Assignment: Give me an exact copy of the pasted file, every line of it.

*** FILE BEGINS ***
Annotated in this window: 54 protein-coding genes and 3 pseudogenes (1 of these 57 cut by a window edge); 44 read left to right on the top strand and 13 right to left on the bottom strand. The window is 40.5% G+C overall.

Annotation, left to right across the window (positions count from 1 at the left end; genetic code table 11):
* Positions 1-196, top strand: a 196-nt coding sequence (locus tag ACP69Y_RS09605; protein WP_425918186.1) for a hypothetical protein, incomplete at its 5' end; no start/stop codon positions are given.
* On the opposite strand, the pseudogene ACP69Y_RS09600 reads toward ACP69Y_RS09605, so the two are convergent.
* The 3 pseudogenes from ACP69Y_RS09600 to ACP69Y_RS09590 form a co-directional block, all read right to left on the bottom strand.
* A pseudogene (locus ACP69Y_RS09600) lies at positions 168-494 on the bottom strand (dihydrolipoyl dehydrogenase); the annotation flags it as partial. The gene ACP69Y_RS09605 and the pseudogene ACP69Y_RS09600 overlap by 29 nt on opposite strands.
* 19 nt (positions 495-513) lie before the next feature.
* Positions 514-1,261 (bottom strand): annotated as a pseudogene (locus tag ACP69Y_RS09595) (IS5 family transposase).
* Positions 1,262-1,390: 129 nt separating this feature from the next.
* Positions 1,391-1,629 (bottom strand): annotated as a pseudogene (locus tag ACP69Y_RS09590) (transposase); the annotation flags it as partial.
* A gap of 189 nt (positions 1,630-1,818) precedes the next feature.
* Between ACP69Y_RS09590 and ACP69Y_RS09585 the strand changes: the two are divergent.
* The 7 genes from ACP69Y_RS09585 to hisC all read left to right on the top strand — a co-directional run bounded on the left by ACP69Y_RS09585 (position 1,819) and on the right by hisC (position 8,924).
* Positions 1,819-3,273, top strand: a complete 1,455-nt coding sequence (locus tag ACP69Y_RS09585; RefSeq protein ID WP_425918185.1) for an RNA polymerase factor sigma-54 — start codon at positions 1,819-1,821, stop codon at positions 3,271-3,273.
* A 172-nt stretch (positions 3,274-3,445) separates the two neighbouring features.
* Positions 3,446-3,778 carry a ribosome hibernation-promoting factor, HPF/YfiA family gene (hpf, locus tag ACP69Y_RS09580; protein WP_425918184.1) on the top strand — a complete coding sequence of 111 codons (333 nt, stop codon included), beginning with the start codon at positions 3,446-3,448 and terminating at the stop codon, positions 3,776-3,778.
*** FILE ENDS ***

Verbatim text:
Annotated in this window: 54 protein-coding genes and 3 pseudogenes (1 of these 57 cut by a window edge); 44 read left to right on the top strand and 13 right to left on the bottom strand. The window is 40.5% G+C overall.

Annotation, left to right across the window (positions count from 1 at the left end; genetic code table 11):
* Positions 1-196, top strand: a 196-nt coding sequence (locus tag ACP69Y_RS09605; protein WP_425918186.1) for a hypothetical protein, incomplete at its 5' end; no start/stop codon positions are given.
* On the opposite strand, the pseudogene ACP69Y_RS09600 reads toward ACP69Y_RS09605, so the two are convergent.
* The 3 pseudogenes from ACP69Y_RS09600 to ACP69Y_RS09590 form a co-directional block, all read right to left on the bottom strand.
* A pseudogene (locus ACP69Y_RS09600) lies at positions 168-494 on the bottom strand (dihydrolipoyl dehydrogenase); the annotation flags it as partial. The gene ACP69Y_RS09605 and the pseudogene ACP69Y_RS09600 overlap by 29 nt on opposite strands.
* 19 nt (positions 495-513) lie before the next feature.
* Positions 514-1,261 (bottom strand): annotated as a pseudogene (locus tag ACP69Y_RS09595) (IS5 family transposase).
* Positions 1,262-1,390: 129 nt separating this feature from the next.
* Positions 1,391-1,629 (bottom strand): annotated as a pseudogene (locus tag ACP69Y_RS09590) (transposase); the annotation flags it as partial.
* A gap of 189 nt (positions 1,630-1,818) precedes the next feature.
* Between ACP69Y_RS09590 and ACP69Y_RS09585 the strand changes: the two are divergent.
* The 7 genes from ACP69Y_RS09585 to hisC all read left to right on the top strand — a co-directional run bounded on the left by ACP69Y_RS09585 (position 1,819) and on the right by hisC (position 8,924).
* Positions 1,819-3,273, top strand: a complete 1,455-nt coding sequence (locus tag ACP69Y_RS09585; RefSeq protein ID WP_425918185.1) for an RNA polymerase factor sigma-54 — start codon at positions 1,819-1,821, stop codon at positions 3,271-3,273.
* A 172-nt stretch (positions 3,274-3,445) separates the two neighbouring features.
* Positions 3,446-3,778 carry a ribosome hibernation-promoting factor, HPF/YfiA family gene (hpf, locus tag ACP69Y_RS09580; protein WP_425918184.1) on the top strand — a complete coding sequence of 111 codons (333 nt, stop codon included), beginning with the start codon at positions 3,446-3,448 and terminating at the stop codon, positions 3,776-3,778.